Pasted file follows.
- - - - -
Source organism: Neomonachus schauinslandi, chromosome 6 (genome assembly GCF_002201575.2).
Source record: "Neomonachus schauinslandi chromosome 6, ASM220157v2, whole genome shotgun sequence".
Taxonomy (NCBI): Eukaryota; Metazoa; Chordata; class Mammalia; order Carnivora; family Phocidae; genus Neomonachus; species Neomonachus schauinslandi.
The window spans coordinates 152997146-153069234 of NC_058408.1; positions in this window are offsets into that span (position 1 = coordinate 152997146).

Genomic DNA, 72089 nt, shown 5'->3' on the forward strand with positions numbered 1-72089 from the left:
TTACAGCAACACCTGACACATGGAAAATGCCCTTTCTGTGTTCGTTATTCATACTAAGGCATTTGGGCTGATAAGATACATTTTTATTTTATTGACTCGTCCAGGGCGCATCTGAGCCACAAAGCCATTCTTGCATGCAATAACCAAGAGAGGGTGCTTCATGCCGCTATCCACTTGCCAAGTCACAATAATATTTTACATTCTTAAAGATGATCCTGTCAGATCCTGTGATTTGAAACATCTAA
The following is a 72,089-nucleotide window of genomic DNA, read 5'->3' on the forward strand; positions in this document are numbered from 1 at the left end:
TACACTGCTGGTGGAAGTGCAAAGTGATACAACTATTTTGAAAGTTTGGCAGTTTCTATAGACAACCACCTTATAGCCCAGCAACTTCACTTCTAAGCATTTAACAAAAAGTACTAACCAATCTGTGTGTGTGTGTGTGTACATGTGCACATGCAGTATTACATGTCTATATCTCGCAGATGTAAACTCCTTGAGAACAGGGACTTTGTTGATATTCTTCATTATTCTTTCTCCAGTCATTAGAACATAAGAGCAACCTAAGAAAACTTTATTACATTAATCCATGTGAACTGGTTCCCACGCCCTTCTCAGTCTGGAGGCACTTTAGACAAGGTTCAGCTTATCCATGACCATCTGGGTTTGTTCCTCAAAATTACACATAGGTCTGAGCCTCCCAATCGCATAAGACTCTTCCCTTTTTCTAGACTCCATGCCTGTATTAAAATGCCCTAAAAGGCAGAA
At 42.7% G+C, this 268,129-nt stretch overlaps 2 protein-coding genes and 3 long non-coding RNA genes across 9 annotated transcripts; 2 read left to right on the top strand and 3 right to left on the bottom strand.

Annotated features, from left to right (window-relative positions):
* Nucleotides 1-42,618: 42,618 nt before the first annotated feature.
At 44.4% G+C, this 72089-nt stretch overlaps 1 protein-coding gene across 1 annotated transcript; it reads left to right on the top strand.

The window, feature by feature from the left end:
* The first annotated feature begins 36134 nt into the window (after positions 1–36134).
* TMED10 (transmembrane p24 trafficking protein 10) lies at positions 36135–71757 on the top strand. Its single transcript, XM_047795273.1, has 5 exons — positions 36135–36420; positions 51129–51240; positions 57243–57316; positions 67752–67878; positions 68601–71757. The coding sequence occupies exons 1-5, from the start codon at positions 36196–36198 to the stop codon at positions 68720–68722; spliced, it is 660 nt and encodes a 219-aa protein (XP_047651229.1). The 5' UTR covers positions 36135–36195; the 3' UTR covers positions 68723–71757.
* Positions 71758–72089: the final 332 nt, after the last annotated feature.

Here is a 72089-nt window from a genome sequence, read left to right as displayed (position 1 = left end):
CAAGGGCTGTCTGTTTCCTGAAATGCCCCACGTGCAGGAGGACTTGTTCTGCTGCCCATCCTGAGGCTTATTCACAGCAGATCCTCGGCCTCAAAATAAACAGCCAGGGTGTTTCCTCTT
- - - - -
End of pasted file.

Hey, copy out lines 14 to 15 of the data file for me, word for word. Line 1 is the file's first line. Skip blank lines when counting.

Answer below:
* The first annotated feature begins 36134 nt into the window (after positions 1–36134).
* TMED10 (transmembrane p24 trafficking protein 10) lies at positions 36135–71757 on the top strand. Its single transcript, XM_047795273.1, has 5 exons — positions 36135–36420; positions 51129–51240; positions 57243–57316; positions 67752–67878; positions 68601–71757. The coding sequence occupies exons 1-5, from the start codon at positions 36196–36198 to the stop codon at positions 68720–68722; spliced, it is 660 nt and encodes a 219-aa protein (XP_047651229.1). The 5' UTR covers positions 36135–36195; the 3' UTR covers positions 68723–71757.